Even more encouraging for all three destinations is the rise of the 12-month average number of digital nomads compared to a year ago, with the trend for all Croatian destinations heading the same way. While Zagreb averaged 367 visitors a month when the visa was announced a year ago, that number today is 634. Split was 550 and today is 834, and Dubrovnik too is rising – from 150 to 334.
Both Zagreb and Split had an estimated 1,200 DN visits in July (Dubrovnik has the same in August), according to the NomadList data.
Data from two other destinations caught my eye. The Georgian capital , Tbilisi, is among the most popular places in Europe, with a marked rise in visits. Apart from being a great destination (I lived there back in 1995), it also has a visa and is very competitive on price.
And Madeira also has an interesting digital nomad story, having achieved global interest this Spring with the launch of the world’s first digital nomad village. While that provided a huge spike of interest, this seems to have dropped off a little, and its monthly average numbers are similar to Split, which has yet to do anything major in terms of digital nomad promotion.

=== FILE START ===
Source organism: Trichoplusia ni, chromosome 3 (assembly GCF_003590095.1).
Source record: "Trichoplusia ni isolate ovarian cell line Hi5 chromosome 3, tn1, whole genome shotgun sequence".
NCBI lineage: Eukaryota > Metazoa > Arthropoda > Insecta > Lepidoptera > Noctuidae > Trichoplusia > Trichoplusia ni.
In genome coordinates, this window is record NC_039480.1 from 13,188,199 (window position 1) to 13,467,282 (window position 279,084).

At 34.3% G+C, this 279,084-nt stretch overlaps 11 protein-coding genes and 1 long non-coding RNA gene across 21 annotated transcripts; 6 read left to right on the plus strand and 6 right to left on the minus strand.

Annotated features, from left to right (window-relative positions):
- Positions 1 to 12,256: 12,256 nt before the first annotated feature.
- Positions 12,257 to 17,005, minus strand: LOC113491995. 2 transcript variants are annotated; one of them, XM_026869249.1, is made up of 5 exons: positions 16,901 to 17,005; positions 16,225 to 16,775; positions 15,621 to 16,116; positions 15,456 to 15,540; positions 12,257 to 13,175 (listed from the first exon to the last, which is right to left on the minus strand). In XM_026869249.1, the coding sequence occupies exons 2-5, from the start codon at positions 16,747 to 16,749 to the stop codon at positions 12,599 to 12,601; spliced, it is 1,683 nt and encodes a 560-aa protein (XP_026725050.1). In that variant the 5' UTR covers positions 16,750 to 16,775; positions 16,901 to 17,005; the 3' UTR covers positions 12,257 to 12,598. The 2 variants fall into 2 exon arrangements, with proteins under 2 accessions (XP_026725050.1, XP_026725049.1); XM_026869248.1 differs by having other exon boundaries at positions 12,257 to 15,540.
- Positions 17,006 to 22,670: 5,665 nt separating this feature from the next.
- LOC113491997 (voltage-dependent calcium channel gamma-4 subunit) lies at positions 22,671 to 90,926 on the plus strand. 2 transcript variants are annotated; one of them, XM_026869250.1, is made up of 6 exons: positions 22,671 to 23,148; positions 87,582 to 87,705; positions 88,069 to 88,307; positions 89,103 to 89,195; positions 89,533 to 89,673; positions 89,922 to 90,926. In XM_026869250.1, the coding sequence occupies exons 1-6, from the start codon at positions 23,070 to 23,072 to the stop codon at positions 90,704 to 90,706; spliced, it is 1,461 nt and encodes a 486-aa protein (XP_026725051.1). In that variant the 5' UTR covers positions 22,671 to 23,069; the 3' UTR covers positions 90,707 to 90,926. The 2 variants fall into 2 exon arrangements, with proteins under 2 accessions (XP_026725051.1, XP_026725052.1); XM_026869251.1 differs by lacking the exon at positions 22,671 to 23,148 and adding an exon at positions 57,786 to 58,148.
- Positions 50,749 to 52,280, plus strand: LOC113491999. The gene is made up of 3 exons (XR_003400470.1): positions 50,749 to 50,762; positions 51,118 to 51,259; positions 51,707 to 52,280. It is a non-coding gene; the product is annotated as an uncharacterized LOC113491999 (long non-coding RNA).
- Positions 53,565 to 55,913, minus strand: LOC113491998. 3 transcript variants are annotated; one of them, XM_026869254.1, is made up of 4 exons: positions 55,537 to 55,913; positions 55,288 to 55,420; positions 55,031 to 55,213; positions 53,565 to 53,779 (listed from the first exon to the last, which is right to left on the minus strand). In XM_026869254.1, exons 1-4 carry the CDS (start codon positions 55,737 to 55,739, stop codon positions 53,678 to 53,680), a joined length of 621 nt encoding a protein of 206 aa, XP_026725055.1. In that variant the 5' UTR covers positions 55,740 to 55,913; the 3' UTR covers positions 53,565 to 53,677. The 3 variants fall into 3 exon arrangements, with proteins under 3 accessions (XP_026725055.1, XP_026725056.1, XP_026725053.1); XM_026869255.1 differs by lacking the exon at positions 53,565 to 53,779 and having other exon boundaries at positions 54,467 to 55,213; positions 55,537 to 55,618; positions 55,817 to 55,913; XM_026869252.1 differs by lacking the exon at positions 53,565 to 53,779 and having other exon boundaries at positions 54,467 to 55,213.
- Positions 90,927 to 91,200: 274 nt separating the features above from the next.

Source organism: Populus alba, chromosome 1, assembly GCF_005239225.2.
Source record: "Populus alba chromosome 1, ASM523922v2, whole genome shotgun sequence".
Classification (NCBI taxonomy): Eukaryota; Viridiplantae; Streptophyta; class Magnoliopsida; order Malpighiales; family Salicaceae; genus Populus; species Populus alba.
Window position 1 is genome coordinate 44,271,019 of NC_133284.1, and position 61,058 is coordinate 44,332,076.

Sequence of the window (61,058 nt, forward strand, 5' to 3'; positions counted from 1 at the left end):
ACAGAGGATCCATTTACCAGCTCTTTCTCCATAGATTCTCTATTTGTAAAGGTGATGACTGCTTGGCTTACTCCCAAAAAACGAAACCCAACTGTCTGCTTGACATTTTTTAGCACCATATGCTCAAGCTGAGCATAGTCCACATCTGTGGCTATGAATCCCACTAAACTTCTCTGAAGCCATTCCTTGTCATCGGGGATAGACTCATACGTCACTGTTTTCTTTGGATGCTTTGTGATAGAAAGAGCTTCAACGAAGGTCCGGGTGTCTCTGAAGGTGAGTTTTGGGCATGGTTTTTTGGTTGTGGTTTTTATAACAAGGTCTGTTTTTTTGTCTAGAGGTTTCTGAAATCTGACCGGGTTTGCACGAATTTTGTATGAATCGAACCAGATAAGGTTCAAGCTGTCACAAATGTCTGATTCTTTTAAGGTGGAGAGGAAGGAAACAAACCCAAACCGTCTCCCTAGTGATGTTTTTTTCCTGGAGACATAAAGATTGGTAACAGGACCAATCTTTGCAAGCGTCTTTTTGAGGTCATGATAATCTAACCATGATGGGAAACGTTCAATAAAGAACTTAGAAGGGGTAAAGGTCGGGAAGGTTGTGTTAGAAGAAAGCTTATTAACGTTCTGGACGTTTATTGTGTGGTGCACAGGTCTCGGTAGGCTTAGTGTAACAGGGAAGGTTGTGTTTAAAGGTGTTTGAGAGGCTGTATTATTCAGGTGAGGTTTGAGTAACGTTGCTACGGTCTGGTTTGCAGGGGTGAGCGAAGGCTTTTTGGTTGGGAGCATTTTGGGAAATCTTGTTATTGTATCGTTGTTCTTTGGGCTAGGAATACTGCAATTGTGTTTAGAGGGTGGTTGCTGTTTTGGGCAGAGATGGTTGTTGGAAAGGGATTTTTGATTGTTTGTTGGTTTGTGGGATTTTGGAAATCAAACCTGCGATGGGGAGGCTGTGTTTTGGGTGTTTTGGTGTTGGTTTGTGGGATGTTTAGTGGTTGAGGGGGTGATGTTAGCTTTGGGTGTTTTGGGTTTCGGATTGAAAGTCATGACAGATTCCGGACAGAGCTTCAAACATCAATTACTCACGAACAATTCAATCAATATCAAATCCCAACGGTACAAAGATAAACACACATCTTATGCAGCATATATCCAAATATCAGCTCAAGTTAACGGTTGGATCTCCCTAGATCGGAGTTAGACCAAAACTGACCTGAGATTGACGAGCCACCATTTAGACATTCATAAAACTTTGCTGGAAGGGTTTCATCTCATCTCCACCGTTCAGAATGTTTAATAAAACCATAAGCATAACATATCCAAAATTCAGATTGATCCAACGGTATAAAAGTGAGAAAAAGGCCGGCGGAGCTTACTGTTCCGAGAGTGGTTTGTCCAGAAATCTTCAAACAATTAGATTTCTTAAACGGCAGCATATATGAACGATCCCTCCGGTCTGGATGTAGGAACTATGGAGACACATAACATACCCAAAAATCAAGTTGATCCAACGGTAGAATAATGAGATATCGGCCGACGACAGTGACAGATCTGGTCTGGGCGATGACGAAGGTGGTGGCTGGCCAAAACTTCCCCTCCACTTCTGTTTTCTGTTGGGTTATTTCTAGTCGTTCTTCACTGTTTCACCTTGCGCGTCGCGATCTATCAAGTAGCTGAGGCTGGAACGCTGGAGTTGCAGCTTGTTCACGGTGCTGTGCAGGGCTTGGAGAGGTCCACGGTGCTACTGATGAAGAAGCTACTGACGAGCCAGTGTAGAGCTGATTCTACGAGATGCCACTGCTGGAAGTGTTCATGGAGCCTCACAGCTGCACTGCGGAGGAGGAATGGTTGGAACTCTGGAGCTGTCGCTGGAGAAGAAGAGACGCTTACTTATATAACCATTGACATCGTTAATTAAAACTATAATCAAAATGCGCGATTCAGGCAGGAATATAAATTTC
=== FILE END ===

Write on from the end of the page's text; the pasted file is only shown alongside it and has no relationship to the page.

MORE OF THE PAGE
These numbers, while encouraging, are still small. There are many challenges along the way, not least the pandemic and getting Croatia’s message out there. But the data suggests that the foundations are solid, and a dividend from the huge free PR from the digital nomad permit story is already bearing some tiny fruit. A very solid base on which to build.
For more news and features about digital nomads in Croatia, follow the dedicated TCN section.